SPAIN

Girona

Braavos, Baths & Beyond

Girona's cathedral, finished in 1733, was used as a set in the HBO series Game of Thrones

The steps of the cathedral in Girona, Spain, will be familiar to fans of Game of Thrones. Jaime Lannister rode up them in season six, when the cathedral played the Sept of Baelor, to stop the High Sparrow from making Margaery Tyrell take her walk of shame.
JOHN MASTERS/Meridian Writers’ Group

From the ramparts at the south end of the 15th-century city wall the view of the Sept of Baelor is a close match to what Cersei saw from the Red Keep just before she had it blown to kingdom come.

Of course the Sept, without its CGI enhancements, looks a little different than it did in Games of Thrones, but as the real-life cathedral of Girona, completed in 1733, it still dominates the skyline. As the Sept it’s more readily identified when viewed from the foot of the broad staircase leading to its doors—the stairs Jaime Lannister rode up to stop the High Sparrow from making Margaery Tyrell take her walk of shame.

Girona, 90 kilometres north of Barcelona, was used by Game of Thrones in season six for scenes set in King’s Landing, Oldtown and especially Braavos. Arya’s begging in Braavos’ streets and her flight from the Waif all took place in the splay of stone alleys that make up the old quarter.

Surprisingly, Girona makes no effort to promote its Game of Thrones connection. At the tourism office there’s nothing about GoT on the racks and, if you inquire, the only thing you’ll be given is a photocopied map pinpointing nine locations the show used. When asked about this, the woman behind the counter shrugs: “We don’t have the rights.” But that hasn’t stopped other places—Dubrovnik, for example—ballyhooing its ties to the show at every turn. Even more remarkable, not a single souvenir shop in Girona carries anything to do with the massively popular series. No books, games, calendars, little plastic figures… The restraint is admirable.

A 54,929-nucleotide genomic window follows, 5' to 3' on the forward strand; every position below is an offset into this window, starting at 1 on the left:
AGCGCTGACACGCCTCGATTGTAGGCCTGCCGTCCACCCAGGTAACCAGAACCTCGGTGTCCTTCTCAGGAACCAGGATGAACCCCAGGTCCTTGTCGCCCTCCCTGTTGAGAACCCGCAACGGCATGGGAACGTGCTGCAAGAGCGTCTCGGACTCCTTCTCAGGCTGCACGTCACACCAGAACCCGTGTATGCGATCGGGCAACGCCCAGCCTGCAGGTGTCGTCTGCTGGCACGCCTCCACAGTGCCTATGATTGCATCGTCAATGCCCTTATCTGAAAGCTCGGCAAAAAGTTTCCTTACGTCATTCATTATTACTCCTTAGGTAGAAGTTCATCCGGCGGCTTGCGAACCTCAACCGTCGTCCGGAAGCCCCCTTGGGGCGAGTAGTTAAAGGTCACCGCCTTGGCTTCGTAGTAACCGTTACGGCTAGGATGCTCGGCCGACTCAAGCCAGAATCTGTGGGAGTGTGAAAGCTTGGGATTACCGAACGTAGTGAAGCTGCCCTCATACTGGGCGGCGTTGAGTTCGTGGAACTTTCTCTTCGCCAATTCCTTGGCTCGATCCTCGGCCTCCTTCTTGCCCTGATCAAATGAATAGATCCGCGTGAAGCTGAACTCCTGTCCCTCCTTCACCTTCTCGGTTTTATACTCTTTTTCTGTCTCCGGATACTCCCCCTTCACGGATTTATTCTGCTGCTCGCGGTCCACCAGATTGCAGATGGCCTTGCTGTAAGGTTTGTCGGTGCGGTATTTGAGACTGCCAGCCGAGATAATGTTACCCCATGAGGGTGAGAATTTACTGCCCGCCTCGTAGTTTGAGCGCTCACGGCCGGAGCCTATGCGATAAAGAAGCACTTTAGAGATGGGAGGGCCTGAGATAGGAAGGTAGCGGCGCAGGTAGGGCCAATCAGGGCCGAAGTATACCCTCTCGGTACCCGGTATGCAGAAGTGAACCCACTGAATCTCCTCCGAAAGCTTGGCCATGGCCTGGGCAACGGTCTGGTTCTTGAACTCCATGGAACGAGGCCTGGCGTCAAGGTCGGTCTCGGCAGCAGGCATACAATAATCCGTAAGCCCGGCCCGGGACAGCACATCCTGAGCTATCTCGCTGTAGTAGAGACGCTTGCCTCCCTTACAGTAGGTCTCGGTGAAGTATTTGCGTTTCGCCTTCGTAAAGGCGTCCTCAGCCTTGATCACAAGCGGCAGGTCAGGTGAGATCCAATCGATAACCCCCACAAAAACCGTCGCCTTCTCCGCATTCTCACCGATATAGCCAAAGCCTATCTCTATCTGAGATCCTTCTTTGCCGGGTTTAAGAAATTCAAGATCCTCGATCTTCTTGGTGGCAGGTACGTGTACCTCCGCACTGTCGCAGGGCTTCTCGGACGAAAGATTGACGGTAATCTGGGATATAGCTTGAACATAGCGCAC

The townsfolk seem to have decided that their city has enough merit on its own without needing to invoke an American TV show. It’s a makable case. A fortress stood here when Rome arrived to create a city: a good part of the old quarter’s streets and stones still date to its coming. You approach the cathedral along Carrer de la Força, Rome’s Via Augusta, the region’s main north-south road. The climb to the church entrance was once the stair to the Roman temple. You walk city walls breached by Visigoths, Muslims, Franks and Spaniards. You get lost in a maze of streets that formed one of Spain’s largest medieval Jewish quarters. And so on. Game of Thrones? Pah!

Still, the tourism office’s GoT map is a useful way to plot a course through the old city and see sites you might otherwise miss. The Arab Baths, for example. The baths feature ever so fleetingly in Arya’s run from the Waif, but are worth a longer look. Built in the 12th century by Christians, but based on North African designs that would have been brought to Girona when the Moors ruled here (until the 11th century), they consist of four rooms: hot, warm, cold and locker, the last three with their vaulted ceilings wholly intact. The changing room is exquisite: its pool (still full), columns and lantern are all beautifully preserved.

 

ACCESS

For more information on Girona visit the Girona Tourist Office website at www.girona.cat/turisme.

For information on travel in Spain visit the Tourist Office of Spain website at www.spain.info.